Vatican insider, Sandro Magister, gives us insight into the significance of the June 24th concert at the Sistine Chapel, conducted by Maestro Bartolucci.
A Change of Tune in the Vatican – And Not Only in the Secretariat of State
Bertone takes Sodano’s place. But an important shift is also taking place in liturgical music. The way was pointed out by a concert with the pope in the Sistine Chapel, conducted by maestro Bartolucci
ROMA, June 27, 2006 – Step by step, Benedict XVI is impressing a new form and a new style on the governance of the universal Church.
Recent days were marked by the announcement of a change in the secretary of state: from Angelo Sodano to Tarcisio Bertone.
But another event orchestrated by pope Joseph Ratzinger is of no less importance: the concert conducted in the Sistine Chapel, on Saturday, June 24, by maestro monsignor Domenico Bartolucci.
With this concert, Benedict XVI has symbolically restored the Sistine Chapel to its true maestro. Because the famous chapel is not only the sacred place decorated with the frescoes of Michelangelo, it also gives the name to the choir that for centuries has accompanied the pontifical liturgies.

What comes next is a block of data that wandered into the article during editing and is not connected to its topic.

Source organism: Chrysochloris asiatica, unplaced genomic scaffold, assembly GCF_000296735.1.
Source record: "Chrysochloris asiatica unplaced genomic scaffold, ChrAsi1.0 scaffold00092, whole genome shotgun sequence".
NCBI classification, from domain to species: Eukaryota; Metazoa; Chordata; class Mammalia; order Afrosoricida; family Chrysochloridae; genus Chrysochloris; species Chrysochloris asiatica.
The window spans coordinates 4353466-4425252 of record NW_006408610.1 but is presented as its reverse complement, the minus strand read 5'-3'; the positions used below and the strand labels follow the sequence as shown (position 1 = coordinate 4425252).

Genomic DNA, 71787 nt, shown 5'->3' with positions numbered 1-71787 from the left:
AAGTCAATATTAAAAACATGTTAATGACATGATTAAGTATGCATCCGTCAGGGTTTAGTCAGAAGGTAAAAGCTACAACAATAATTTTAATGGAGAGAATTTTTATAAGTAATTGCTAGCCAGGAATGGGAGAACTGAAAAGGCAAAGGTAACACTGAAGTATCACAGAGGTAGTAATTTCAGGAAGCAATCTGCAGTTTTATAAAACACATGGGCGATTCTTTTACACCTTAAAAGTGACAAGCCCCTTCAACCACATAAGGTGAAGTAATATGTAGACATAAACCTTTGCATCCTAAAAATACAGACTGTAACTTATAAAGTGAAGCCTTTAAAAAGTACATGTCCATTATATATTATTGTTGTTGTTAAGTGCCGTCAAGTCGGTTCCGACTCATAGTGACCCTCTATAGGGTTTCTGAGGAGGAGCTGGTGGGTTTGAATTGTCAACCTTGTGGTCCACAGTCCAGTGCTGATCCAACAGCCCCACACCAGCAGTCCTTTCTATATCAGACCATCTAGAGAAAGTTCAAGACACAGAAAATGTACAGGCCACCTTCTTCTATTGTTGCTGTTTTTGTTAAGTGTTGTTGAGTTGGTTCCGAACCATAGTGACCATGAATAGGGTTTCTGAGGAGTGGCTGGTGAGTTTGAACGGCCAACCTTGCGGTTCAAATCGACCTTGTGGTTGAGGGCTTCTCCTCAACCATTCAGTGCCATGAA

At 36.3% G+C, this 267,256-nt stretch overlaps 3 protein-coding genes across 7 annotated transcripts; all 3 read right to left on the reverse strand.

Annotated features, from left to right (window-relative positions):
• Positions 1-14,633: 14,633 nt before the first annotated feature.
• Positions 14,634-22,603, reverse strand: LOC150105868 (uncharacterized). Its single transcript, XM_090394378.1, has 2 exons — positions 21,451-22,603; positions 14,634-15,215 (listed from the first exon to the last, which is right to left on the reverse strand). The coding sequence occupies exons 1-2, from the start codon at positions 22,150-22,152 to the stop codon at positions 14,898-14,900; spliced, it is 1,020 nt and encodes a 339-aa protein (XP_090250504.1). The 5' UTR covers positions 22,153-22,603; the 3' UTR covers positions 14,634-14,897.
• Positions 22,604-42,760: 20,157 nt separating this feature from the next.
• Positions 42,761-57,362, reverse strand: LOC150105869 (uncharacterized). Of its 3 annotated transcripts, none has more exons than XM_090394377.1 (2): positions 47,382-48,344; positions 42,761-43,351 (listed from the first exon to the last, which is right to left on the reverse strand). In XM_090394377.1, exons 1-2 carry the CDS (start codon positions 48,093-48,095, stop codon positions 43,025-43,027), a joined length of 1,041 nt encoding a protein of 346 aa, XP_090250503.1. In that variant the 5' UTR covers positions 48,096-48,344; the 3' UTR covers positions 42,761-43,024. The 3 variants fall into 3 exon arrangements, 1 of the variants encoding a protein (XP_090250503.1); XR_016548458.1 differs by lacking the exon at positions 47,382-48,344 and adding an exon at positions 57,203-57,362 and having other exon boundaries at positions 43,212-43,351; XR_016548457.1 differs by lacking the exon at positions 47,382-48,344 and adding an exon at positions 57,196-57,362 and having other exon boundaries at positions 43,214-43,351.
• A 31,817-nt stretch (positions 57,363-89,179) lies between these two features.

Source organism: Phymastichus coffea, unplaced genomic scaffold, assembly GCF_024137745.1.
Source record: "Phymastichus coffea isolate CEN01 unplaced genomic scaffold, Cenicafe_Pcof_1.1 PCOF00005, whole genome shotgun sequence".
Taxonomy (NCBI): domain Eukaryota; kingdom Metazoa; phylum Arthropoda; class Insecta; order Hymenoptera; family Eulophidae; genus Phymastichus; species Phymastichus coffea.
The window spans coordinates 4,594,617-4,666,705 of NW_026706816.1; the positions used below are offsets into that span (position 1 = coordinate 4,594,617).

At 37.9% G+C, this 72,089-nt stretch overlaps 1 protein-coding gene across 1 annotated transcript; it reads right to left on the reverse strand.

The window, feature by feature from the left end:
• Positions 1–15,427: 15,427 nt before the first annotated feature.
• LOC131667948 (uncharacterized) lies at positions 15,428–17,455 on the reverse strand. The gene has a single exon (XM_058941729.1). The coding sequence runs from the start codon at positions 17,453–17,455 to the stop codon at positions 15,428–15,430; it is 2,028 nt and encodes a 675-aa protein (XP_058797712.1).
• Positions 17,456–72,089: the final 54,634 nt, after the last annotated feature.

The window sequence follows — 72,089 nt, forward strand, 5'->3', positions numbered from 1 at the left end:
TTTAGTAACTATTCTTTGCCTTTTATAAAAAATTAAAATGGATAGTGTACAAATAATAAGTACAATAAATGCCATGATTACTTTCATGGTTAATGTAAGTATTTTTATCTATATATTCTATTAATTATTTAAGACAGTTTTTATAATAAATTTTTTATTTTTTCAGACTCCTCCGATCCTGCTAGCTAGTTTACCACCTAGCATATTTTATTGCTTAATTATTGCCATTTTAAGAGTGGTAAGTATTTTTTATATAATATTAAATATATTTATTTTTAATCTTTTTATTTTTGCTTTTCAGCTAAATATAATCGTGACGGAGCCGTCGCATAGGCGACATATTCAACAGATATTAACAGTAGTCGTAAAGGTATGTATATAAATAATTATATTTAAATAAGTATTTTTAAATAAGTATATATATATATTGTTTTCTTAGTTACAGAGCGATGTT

Maestro Bartolucci was named the “perpetual” director, the director for life, of the Sistine Chapel by Pius XII in 1959. Under this and later popes, he was an outstanding interpreter of the liturgical music founded upon Gregorian chant and sacred polyphony. But after a long period of opposition, in 1997 he was dismissed and replaced by a choirmaster thought to be more fitting for the “popular” music dear to John Paul II.
Bartolucci’s replacement was the finishing stroke of the almost complete elimination of Gregorian chant and polyphony as desired by the authors of the postconciliar liturgical reform.
The person responsible for Bartolucci’s removal in 1997 was the master of pontifical ceremonies, Piero Marini, still in service with Benedict XVI although close to his own dismissal. Marini brought in monsignor Giuseppe Liberto as head of the Sistine Chapel, having noticed and appreciated his work as music director during John Paul II’s visits to Sicily. It was easy to get pope Karol Wojtyla’s permission for the maneuver.
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